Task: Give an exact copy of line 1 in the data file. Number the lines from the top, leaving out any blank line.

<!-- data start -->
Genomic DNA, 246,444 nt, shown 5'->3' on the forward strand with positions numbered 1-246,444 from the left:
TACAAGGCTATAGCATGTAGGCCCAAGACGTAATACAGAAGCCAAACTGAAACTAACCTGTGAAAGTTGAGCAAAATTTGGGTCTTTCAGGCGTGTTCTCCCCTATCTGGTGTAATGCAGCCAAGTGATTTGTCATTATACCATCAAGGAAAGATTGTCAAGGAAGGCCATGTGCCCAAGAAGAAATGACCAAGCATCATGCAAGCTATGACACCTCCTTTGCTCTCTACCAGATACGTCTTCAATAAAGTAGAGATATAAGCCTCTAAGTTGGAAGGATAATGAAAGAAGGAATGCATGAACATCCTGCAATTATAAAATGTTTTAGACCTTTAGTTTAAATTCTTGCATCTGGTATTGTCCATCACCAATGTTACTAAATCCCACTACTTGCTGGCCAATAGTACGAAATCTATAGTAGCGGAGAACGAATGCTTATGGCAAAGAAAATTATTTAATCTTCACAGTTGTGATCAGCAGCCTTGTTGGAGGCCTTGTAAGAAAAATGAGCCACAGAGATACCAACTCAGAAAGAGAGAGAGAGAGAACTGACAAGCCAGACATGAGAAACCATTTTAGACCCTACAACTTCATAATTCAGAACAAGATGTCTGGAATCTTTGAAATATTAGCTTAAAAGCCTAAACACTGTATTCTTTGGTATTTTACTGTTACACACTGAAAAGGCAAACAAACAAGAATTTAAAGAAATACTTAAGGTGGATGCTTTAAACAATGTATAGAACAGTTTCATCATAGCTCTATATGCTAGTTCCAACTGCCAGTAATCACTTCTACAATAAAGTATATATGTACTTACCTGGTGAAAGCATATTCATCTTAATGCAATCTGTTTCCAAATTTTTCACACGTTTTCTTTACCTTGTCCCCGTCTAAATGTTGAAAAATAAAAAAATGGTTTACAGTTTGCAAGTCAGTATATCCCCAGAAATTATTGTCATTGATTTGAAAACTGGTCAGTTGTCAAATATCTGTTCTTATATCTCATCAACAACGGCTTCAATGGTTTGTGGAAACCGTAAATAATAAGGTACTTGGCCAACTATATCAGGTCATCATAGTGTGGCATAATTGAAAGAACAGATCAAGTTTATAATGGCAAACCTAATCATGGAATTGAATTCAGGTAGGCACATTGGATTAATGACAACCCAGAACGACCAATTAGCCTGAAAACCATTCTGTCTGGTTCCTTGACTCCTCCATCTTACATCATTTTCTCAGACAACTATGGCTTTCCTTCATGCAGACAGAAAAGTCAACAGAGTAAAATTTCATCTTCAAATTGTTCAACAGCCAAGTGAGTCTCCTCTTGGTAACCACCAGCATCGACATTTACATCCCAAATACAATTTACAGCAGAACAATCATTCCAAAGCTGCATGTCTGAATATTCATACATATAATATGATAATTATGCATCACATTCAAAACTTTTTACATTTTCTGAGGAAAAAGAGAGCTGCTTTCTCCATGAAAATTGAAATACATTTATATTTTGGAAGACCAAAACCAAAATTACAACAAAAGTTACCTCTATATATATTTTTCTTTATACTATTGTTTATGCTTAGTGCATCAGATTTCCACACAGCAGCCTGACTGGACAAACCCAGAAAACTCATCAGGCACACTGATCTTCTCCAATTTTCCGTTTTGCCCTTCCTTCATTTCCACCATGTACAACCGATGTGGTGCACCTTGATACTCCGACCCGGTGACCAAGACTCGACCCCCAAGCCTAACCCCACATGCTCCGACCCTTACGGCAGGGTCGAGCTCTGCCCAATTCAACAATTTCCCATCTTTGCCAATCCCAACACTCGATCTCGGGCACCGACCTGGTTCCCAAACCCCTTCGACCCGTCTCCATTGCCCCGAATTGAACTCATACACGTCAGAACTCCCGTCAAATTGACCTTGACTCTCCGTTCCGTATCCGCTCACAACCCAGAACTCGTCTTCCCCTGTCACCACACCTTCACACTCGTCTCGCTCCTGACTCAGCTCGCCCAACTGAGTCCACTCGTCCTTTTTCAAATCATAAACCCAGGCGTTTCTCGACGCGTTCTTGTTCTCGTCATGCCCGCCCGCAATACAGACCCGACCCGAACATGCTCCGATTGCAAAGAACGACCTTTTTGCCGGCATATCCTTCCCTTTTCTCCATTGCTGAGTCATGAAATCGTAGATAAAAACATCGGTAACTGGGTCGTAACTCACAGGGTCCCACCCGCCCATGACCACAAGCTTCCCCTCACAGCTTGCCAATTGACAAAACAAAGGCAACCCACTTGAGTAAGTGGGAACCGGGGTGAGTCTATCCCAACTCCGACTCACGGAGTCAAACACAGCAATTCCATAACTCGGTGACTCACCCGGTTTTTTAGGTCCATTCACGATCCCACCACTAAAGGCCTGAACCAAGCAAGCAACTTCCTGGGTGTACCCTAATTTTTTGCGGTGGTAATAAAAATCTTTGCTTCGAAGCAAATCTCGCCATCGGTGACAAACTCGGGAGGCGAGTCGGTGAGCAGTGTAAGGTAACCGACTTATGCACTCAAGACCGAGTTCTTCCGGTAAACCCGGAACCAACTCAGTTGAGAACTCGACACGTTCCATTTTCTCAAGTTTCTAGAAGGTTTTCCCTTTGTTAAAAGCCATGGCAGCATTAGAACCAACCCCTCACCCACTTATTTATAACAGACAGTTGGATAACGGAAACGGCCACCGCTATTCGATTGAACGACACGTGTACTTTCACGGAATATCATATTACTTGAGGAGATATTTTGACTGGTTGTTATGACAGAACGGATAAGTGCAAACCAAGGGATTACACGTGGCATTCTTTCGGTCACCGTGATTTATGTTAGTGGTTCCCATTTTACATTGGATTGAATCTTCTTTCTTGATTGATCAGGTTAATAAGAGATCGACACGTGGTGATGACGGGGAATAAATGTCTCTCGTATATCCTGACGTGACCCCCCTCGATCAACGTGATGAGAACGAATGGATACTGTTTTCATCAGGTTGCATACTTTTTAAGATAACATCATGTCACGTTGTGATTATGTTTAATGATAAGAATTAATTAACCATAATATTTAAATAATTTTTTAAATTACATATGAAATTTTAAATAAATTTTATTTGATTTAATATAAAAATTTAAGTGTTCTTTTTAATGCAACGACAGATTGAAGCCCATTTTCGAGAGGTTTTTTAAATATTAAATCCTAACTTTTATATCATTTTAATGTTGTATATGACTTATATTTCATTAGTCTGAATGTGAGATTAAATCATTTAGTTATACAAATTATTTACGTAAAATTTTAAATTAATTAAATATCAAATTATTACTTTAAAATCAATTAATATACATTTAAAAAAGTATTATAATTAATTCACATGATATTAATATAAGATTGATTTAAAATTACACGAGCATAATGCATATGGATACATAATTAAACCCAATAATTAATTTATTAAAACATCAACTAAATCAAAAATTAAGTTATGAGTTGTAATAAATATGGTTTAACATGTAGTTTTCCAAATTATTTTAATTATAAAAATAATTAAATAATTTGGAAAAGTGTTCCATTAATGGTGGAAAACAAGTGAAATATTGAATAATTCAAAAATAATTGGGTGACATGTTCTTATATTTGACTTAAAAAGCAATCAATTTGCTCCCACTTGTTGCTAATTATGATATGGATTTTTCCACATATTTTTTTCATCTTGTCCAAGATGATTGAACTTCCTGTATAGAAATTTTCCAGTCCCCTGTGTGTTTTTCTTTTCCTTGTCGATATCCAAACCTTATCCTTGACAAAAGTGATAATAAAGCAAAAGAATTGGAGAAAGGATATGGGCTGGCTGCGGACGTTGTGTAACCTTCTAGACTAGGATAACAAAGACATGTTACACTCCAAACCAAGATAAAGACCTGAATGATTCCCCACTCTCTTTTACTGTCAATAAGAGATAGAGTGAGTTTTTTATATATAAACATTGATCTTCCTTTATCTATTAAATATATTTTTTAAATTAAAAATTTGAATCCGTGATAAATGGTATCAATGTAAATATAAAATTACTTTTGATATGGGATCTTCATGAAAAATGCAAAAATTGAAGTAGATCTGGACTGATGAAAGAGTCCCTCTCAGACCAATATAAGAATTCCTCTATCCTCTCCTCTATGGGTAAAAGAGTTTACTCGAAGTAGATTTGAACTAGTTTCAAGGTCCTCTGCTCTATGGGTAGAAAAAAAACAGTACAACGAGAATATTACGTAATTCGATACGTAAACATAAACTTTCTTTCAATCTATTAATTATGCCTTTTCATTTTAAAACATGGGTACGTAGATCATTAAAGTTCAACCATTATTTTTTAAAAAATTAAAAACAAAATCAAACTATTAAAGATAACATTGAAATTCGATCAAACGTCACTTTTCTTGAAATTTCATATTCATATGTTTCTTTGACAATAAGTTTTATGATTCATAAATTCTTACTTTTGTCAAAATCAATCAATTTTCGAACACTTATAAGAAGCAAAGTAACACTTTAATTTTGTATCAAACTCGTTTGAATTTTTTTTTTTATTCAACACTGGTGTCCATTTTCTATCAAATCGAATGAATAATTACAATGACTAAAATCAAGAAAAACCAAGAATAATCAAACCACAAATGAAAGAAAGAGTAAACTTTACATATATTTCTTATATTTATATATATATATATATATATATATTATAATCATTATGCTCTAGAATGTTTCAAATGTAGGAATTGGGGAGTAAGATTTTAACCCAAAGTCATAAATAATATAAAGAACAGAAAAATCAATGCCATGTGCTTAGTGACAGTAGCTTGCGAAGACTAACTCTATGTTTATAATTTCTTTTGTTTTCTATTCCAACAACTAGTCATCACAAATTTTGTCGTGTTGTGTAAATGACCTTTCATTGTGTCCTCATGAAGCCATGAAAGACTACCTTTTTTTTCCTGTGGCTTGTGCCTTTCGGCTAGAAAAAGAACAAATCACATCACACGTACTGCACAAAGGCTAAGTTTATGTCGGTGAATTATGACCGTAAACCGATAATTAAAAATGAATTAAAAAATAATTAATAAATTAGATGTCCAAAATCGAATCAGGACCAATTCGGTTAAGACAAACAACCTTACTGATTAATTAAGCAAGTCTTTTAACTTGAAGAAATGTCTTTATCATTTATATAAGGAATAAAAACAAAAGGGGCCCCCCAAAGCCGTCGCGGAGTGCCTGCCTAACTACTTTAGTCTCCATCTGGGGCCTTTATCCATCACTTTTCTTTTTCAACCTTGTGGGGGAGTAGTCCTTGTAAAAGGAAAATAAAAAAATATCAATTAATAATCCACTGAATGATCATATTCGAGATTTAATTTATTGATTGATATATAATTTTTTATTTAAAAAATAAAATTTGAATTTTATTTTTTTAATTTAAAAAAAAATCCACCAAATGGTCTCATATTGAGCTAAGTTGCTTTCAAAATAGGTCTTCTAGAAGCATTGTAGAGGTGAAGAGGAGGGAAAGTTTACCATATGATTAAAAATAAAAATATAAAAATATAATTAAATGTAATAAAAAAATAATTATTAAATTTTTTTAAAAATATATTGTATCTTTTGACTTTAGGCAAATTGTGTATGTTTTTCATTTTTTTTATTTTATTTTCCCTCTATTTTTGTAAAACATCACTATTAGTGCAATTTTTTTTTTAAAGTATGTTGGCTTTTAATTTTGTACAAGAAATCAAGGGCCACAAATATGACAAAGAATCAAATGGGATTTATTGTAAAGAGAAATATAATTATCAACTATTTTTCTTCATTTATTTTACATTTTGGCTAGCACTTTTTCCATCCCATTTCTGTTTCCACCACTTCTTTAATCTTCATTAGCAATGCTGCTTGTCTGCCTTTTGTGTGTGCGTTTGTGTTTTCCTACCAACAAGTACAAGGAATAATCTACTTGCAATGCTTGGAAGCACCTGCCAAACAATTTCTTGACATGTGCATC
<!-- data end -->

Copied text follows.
Genomic DNA, 246,444 nt, shown 5'->3' on the forward strand with positions numbered 1-246,444 from the left: